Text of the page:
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I am a beginner with C++. I have a new project at work where I have to learn it, so I'm trying some things just to test my understanding. For this problem, I'm trying to read a file and then print it on screen. Super simple, just trying to get good at it and understand the functions that I'm using. I copied some text from a MS Word document into a notepad (*.txt) file, and I'm trying to read this *.txt file. All of the text in the word document is bolded, but other than that there are no 'unusual' characters. Everything prints out on the screen as it appears in the document except the bolded " - " symbol. This character is printed as the "u" with a hat character ("so called extended ASCII" code 150). I try to print out the integer value of this character in my array (which should be 150) but I get -106. I realize this signed integer has the same bits as the unsigned integer 150. My question is how to get the output to say 150? Here's my code:

        #include <iostream>
        #include <fstream>
        using namespace std;

       int main() {
       unsigned char* input1;
       int input1size = 57;
       ifstream file("hello_world2.txt",ios::binary | ios::ate);
       if (file.is_open()){
            int size;
            size = (int) file.tellg();
            cout <<"This file is " << size << " bytes." << endl;
            input1 = new unsigned char[input1size];
            file.read(input1, input1size);
            cout << "The first " << input1size <<" characters of this file are:" << endl<<endl;
            for (int i=0; i<input1size; i++) {
            cout << input1[i];
       else {
       cout <<"Unable to open file" << endl;
       int paus;
       return 0;
       int charcheck = 25;
       int a=0;
       int a1=0;
       int a2=0;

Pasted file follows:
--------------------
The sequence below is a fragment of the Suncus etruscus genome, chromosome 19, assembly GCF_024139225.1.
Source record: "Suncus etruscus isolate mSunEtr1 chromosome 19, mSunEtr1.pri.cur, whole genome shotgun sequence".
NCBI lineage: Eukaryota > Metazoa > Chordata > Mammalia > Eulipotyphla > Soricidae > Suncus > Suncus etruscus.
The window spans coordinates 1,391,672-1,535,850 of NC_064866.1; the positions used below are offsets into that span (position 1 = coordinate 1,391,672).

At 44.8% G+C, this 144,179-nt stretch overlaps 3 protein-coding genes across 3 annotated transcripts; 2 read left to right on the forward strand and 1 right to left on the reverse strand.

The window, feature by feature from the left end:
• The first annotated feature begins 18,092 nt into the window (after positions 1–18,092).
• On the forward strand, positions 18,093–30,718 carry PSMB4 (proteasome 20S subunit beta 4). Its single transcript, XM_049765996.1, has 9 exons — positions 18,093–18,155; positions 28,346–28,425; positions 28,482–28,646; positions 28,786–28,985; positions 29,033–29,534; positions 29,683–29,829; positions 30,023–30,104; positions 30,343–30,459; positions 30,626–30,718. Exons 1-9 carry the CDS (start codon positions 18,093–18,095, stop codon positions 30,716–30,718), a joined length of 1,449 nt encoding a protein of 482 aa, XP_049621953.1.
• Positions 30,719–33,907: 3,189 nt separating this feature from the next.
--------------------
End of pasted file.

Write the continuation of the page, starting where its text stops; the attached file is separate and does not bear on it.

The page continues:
unsigned int a3=0;
       unsigned short int a4=0;
       short int a5=0;
       a = input1[charcheck];
       a1 = input1[charcheck-1];
       a2 = input1[charcheck+1];
       a3 = input1[charcheck];
       a4 = input1[charcheck];
       a5 = input1[charcheck];
       cout <<endl<<"ASCII code for char in input1[" << charcheck-1 <<"] is: " << a1 << endl;
       cout <<endl<<"ASCII code for char in input1[" << charcheck <<"] is: " << a << endl;
       cout <<endl<<"ASCII code for char in input1[" << charcheck+1 <<"] is: " << a2 << endl;
       cout <<endl<<"ASCII code for char in input1[" << charcheck <<"] as unsigned int: " << a3 << endl;
       cout <<endl<<"ASCII code for char in input1[" << charcheck <<"] as unsigned short int: " << a4 << endl;
       cout <<endl<<"ASCII code for char in input1[" << charcheck <<"] as short int: " << a5 << endl;
       int paus;
       return 0;

Output for all this looks like:

    This file is 80 bytes.
    The first 57 characters of this file are:

    PERIOD 01 u 31 JUL 09

    TASK 310: APPLIC

    ASCII code for char in input1[24] is: 32
    ASCII code for char in input1[25] is: -106
    ASCII code for char in input1[26] is: 32
    ASCII code for char in input1[25] as unsigned int: 4294967190
    ASCII code for char in input1[25] as unsigned short int: 65430
    ASCII code for char in input1[25] as short int: -106

So it appears "int a" is always read as signed. When I try to make "a" unsigned, it turns all the bits left of the eight bits for the char to 1's. Why is this? Sorry for the length of the question, just trying to be detailed. Thanks!

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up vote 0 down vote accepted

What you're dealing with is the sign-extension that takes place when the char is promoted to int when you assign it to one of your a? variables.

All the higher order bits must be set to 1 to keep it the same negative value as was in the smaller storage of the char.

share|improve this answer
So is there a way to output the unsigned value 150? When I try to declare the pointer input1 as "unsigned char* input1;" (as is posted in the code in the original post), I get an error saying ...::read' cannot convert parameter 1 from 'unsigned char *' to 'char *'. – Jade Jul 29 '10 at 17:57
Yes. Use a mask: a3 = input1[charcheck] & 0xff; to remove the sign extended one bits. Then your cout will display 150. – Amardeep AC9MF Jul 30 '10 at 5:09
Ah ok, thank you! I don't know anything about masks at this point, but now I have a direction to search. I appreciate your help! – Jade Jul 30 '10 at 17:09

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